Yes, you can but it will need a full, masonry foundation built underneath it with a continuous concrete footing. Most decks are built using wood posts on individual footings. When a deck is converted to a sunroom the windows and the roof create additional wind loads on the room which must be supported by a full foundation. The only alternative to this would be to have a NC licensed engineer design a post or pier foundation that would support the additional loading. A building permit and an electrical permit is required for this and the floor, walls and roof will have to be insulated. If the exterior door leading to this sunroom is removed, a licensed mechanical contractor will have to provide heat to the sunroom.
Generally, residential plans do not require a seal from an architect or engineer. However, when the plans contain structural elements exceeding the limits of the NC Residential Code, or otherwise not conforming to this code, these elements shall be designed in accordance with accepted engineering practice. This portion of the plan must be sealed by an architect or engineer. In other words, if it is not described in the code book it will need a seal. Examples of this would be truss roof or floor systems, engineered wood beams like LVL or steel beams, unusual foundations or retaining walls, unusual construction methods like log homes or timber framed structures.
Windows in hazardous locations require safety glazing which is usually tempered glass in residential construction. The code book describes 7 locations considered hazardous. Generally it would be: glass in doors, a window within 2 feet of a door in the same wall plane, a window less than 18 inches to the floor with a single pane more than 9 square feet, any glass around a pool, hot tub, shower etc., windows near a stairway, railing or a landing, all of these locations would require tempered or other type of safety glazing.
It is possible to finish a room in the basement or the attic if it can be done in conformance with the current NC residential codes. It would require a building permit plus electrical, mechanical and plumbing permits, if there is plumbing involved. A plan review is not required if the total cost is less than $175,000. If the project is adding a second or third story to the house plan review would be required and a NC licensed engineer would have to inspect the foundation for soundness and its ability to carry the added load and provide drawings and/or a letter providing information on how to structurally add the new stories. There are egress, headroom and stair requirements also. Contact CIRC for further details.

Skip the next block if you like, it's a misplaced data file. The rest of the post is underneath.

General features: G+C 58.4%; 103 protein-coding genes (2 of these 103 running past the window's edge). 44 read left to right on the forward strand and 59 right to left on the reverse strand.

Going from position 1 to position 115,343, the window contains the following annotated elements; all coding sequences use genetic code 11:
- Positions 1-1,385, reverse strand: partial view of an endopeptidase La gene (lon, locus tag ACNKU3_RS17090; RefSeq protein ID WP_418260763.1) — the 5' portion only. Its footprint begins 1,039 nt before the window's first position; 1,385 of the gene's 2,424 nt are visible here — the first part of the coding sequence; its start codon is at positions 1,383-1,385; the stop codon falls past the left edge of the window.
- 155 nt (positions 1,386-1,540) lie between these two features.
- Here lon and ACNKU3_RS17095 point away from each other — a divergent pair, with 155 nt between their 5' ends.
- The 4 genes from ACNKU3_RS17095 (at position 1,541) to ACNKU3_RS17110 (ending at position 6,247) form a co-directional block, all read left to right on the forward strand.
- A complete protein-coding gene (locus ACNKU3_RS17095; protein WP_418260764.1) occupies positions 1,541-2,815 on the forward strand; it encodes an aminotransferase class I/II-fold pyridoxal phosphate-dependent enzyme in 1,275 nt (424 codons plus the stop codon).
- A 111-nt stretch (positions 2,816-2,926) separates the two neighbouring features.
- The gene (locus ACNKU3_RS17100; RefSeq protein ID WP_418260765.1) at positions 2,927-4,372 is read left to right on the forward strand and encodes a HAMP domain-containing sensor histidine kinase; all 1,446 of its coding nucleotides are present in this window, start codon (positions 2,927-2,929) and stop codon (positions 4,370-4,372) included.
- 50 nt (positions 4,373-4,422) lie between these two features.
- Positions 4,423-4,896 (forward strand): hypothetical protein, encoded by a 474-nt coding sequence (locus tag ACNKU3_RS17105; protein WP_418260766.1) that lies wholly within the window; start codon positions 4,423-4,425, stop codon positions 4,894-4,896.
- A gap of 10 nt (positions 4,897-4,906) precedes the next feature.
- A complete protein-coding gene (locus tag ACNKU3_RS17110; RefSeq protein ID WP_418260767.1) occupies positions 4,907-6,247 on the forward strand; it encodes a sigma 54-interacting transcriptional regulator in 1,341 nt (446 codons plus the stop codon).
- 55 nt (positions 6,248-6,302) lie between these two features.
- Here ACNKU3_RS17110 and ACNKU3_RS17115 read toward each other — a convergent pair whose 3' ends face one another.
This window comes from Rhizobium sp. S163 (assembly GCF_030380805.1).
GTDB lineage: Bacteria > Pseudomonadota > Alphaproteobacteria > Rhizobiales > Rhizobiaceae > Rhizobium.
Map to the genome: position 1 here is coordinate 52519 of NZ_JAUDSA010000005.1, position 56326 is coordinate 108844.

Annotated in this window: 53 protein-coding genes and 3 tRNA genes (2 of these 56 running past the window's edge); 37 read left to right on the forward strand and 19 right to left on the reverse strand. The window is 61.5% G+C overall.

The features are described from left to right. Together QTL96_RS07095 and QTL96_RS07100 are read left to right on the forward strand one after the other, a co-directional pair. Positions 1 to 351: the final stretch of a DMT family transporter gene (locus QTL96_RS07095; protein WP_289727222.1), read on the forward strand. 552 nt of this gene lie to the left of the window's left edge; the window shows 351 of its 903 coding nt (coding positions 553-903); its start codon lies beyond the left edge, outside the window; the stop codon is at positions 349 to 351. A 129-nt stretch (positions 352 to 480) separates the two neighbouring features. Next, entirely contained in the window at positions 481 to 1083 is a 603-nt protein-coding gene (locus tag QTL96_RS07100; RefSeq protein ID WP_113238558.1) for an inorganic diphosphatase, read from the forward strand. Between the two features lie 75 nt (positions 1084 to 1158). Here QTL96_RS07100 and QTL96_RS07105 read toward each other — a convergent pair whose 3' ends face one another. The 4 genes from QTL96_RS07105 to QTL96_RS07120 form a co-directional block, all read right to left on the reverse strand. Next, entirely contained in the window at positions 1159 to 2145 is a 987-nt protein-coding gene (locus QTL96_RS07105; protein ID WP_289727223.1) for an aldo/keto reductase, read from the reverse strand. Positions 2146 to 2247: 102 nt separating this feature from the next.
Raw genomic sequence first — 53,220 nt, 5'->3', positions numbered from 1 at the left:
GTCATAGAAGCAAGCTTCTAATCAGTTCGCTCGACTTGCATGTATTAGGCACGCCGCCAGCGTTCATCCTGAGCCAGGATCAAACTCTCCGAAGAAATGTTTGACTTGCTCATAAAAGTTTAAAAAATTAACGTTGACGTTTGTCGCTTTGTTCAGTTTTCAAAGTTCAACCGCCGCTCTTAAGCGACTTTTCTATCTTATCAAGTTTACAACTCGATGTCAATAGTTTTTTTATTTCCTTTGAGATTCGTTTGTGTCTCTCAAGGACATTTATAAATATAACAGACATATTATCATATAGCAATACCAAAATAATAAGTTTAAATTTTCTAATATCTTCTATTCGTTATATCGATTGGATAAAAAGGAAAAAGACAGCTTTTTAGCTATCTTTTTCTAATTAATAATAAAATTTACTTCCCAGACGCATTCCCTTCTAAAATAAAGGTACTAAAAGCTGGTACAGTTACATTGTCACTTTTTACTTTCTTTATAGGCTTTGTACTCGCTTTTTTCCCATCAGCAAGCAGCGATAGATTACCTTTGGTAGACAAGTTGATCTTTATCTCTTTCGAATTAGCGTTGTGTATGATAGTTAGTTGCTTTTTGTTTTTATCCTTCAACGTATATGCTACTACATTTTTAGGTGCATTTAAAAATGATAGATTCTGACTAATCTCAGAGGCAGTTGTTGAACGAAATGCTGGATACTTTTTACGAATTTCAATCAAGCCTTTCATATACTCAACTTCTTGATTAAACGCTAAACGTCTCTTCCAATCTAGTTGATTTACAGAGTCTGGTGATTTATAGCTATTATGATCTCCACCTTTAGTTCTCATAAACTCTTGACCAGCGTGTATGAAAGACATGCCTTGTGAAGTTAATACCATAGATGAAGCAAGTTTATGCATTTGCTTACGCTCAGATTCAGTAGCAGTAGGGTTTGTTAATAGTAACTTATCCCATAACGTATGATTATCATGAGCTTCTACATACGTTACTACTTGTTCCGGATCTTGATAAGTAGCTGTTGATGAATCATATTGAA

An outdoor range in a screened in porch is allowed if the range is rated for outdoor use and it has an exhaust hood and vent specified by the range manufacturer for use outdoors. The "rating" is only assigned to products which have been tested by an approved testing agency like UL or Underwriters Laboratories, Inc. for this type application. If this were a gas range, 2 permits would be required, electrical and mechanical.
The maximum rise or step height in NC is 81/4 inches. There is no minimum. The minimum tread depth is 9 inches with a 3/4-inch nosing. There is no maximum tread depth. A nosing is not required where the tread depth is a minimum of 11 inches.
In Mecklenburg County the insulation requirements are: R-19 in a floor above a crawl space or garage, R-15 in the exterior wall cavity or R-13 in the exterior wall cavity plus an R-2.5 continuous insulation and R-38 in the attic. If there is a full basement and the area is heated or conditioned space the basement walls would be insulated to R-5 for continuous insulated sheathing on the interior or exterior of the home or R-13 cavity insulation at the interior of the basement wall or crawl space wall. A full day-light wall would need R-15 in the exterior wall cavity or R-13 in the exterior wall cavity plus an R-2.5 continuous insulation.
Ventilation is required in each bathroom, water closet compartment and other similar rooms by providing a minimum size window of 3 square feet with 50% openable. or an exhaust fan vented directly to the outside with a minimum exhaust rate of 50 cfm.
Review our deck brochure complete with guidelines and diagrams.
Please see this brochure about Residential Inspections.
Review our In Home Day CARE brochure for the requirements and procedures.
The NC State Residential Code (see brochure) and Mecklenburg County Health Ordinance Govern Residential Swimming Pools. The Appendix V of the 2018 NC State Residential covers the specific code requirements for residential swimming pools & spas. The installation of swimming pools, spas, or hot tubs require zoning approval as part of the permitting process. Be sure to check with the appropriate zoning jurisdiction prior to ensure you have sufficient area on your property. If you have a septic system you should also check with Mecklenburg County Environmental Health to ensure the location of the pool doesn't interfere with the septic system.
View a free copy of the North Carolina Building Codes through the ICC. E-codes
Other Residential Services
Minimum Housing Code Enforcement, Abandoned and Junk Vehicle Ordinance Enforcement for portions of the county
Residential Questions: 980-314-2633, then follow the prompts, [email protected]
Program Manager: Scott Westbrook
Program Senior Plans Examiner: Tim Parnell